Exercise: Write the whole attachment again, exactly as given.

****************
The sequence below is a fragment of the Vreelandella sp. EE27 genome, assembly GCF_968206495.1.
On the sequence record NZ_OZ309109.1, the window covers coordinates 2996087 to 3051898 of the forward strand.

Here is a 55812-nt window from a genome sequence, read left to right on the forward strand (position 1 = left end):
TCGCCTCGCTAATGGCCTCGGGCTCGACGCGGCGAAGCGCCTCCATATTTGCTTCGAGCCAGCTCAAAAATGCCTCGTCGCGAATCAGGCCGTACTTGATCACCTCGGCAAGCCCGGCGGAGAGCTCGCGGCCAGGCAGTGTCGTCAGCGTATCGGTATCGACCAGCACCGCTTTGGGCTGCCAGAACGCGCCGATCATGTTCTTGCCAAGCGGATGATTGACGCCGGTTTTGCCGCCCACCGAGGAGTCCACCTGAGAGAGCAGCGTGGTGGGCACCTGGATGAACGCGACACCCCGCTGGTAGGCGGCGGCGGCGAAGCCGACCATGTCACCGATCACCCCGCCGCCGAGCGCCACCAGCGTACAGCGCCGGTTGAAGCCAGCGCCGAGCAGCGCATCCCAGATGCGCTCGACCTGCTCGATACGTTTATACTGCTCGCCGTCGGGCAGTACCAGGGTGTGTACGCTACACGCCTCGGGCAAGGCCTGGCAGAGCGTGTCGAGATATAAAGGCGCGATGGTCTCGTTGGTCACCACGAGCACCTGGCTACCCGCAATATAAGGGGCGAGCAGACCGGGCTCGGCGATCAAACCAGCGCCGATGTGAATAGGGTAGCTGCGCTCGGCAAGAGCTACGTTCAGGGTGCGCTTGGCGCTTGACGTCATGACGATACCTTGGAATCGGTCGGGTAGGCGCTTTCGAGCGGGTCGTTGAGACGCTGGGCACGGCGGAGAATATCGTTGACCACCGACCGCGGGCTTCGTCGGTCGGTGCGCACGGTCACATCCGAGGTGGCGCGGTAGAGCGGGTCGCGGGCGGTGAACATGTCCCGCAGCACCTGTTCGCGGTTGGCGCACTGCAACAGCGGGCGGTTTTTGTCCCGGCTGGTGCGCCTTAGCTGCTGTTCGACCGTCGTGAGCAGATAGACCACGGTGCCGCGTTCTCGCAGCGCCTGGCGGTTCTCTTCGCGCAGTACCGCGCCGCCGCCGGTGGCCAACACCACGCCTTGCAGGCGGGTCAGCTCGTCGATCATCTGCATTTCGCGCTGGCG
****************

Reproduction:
The sequence below is a fragment of the Vreelandella sp. EE27 genome, assembly GCF_968206495.1.
On the sequence record NZ_OZ309109.1, the window covers coordinates 2996087 to 3051898 of the forward strand.

Here is a 55812-nt window from a genome sequence, read left to right on the forward strand (position 1 = left end):
TCGCCTCGCTAATGGCCTCGGGCTCGACGCGGCGAAGCGCCTCCATATTTGCTTCGAGCCAGCTCAAAAATGCCTCGTCGCGAATCAGGCCGTACTTGATCACCTCGGCAAGCCCGGCGGAGAGCTCGCGGCCAGGCAGTGTCGTCAGCGTATCGGTATCGACCAGCACCGCTTTGGGCTGCCAGAACGCGCCGATCATGTTCTTGCCAAGCGGATGATTGACGCCGGTTTTGCCGCCCACCGAGGAGTCCACCTGAGAGAGCAGCGTGGTGGGCACCTGGATGAACGCGACACCCCGCTGGTAGGCGGCGGCGGCGAAGCCGACCATGTCACCGATCACCCCGCCGCCGAGCGCCACCAGCGTACAGCGCCGGTTGAAGCCAGCGCCGAGCAGCGCATCCCAGATGCGCTCGACCTGCTCGATACGTTTATACTGCTCGCCGTCGGGCAGTACCAGGGTGTGTACGCTACACGCCTCGGGCAAGGCCTGGCAGAGCGTGTCGAGATATAAAGGCGCGATGGTCTCGTTGGTCACCACGAGCACCTGGCTACCCGCAATATAAGGGGCGAGCAGACCGGGCTCGGCGATCAAACCAGCGCCGATGTGAATAGGGTAGCTGCGCTCGGCAAGAGCTACGTTCAGGGTGCGCTTGGCGCTTGACGTCATGACGATACCTTGGAATCGGTCGGGTAGGCGCTTTCGAGCGGGTCGTTGAGACGCTGGGCACGGCGGAGAATATCGTTGACCACCGACCGCGGGCTTCGTCGGTCGGTGCGCACGGTCACATCCGAGGTGGCGCGGTAGAGCGGGTCGCGGGCGGTGAACATGTCCCGCAGCACCTGTTCGCGGTTGGCGCACTGCAACAGCGGGCGGTTTTTGTCCCGGCTGGTGCGCCTTAGCTGCTGTTCGACCGTCGTGAGCAGATAGACCACGGTGCCGCGTTCTCGCAGCGCCTGGCGGTTCTCTTCGCGCAGTACCGCGCCGCCGCCGGTGGCCAACACCACGCCTTGCAGGCGGGTCAGCTCGTCGATCATCTGCATTTCGCGCTGGCG